Alexandre P. Marceniuk & Naércio A. Menezes, 2007, Systematics of the family Ariidae (Ostariophysi, Siluriformes), with a redefinition of the genera., Zootaxa 1416, pp. 1-126: 10-11

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Amissidens  ZBK  Kailola, 2004

Amissidens  ZBK  Kailola, 2004: 125. Type species: Arius hainesi  ZBK  Kailola, 2000. Type by original designation. Gender: masculine

Diagnosis. The following diagnostic characters are quoted from Kailola (2004). “Toothless palate, deeply excavated and elongate dorsomedian fontanel, two large epithelial flaps on the palate posterior and double folds of epithelial tissue on the upper limb of the first two gill arches, and rakers present along the back of all gill arches. Pads on the pelvic fins of mature females are scalloped and tapered and the gonads in females are united along their proximal third. The metapterygoid is enlarged and ends well past the hind border of the quadrate, and the fin spines are thin, long and slender. The frontal-lateral ethmoid space is large and the lateral ethmoid is prominent. The palatine are long, the jaws are thin, and the premaxillarys short with truncate lateral margin. The laminar bone over the anterior vertebrae is extensive, and the Mullerian ramus is long. The triangular supraoccipital process has a prominent median keel. The short posterior cleithral process is heavily ossified anteroventrally. The jaw teeth are slender, in a short, oblong band, the lips are fleshy and thin and the mouth is small and almost quadrangular, all of the premaxillary tooth band is visible when the mouth is closed. A shallow groove is usually present on the snout between the posterior nostrils. The barbels are thin and wisp-like distally, the longest reaching only past the eye, the bases of the chin barbels are close together and aligned transversely. The eye is large. The gill openings are somewhat restricted and there are many gill rakers. The adipose fin is short-base and situated posteriorly. The lateral line turns dorsal at the tail base. The branchial chamber and sometimes the hind part of the mouth often are colored dark brown or purplish charcoal. Seven to ten longitudinal ridges or furrows develop in the skin of the nape and upper sides with growth.”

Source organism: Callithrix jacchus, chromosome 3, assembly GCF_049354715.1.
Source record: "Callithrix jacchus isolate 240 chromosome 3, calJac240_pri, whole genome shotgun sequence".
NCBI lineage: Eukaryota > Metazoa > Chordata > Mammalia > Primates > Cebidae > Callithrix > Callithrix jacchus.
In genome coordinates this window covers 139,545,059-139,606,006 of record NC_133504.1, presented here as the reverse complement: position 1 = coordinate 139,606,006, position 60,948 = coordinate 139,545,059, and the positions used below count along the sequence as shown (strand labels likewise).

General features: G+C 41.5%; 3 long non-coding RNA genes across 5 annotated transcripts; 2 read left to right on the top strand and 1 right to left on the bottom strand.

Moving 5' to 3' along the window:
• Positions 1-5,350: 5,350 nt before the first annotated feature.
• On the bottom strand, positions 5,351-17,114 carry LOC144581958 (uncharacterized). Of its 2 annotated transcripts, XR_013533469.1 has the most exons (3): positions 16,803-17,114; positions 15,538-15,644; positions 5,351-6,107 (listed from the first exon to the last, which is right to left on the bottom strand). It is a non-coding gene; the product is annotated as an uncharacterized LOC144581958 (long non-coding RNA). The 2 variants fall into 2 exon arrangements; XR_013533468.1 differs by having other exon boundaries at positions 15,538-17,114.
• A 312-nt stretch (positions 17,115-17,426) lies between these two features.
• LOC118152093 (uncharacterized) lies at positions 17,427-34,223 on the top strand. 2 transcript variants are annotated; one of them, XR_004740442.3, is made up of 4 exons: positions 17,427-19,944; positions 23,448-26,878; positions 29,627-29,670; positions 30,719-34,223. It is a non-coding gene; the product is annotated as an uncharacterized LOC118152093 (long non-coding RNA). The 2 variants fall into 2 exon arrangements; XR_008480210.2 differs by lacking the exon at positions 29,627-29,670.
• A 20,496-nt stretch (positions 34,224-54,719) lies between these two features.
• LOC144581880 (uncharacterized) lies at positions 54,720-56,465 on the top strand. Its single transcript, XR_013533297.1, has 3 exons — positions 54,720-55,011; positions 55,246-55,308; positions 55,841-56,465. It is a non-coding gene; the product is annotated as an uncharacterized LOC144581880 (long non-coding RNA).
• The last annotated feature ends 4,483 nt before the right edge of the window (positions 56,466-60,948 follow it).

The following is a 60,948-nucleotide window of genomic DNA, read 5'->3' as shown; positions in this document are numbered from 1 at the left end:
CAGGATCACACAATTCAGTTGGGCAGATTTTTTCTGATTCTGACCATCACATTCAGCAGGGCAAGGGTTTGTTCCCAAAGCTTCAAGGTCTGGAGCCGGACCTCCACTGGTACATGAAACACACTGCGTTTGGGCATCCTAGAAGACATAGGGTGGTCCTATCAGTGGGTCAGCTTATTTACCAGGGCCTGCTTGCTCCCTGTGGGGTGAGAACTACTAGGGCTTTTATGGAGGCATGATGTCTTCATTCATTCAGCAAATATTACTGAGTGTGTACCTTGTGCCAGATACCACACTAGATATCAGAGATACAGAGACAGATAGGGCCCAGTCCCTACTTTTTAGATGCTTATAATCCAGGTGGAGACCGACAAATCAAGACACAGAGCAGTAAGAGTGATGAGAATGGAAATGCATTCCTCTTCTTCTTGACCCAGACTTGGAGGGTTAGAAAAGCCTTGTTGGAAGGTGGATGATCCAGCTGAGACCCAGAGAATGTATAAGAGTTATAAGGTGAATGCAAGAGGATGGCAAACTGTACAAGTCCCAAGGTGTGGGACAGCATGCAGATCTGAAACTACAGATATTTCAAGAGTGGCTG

Remarks. The type-species of the genus recently described by Kailola (2000b) is rare in museum collections and could not be obtained for study.

Distribution and habitat. Southern New Guinea and northern Australia, marine and brackish waters.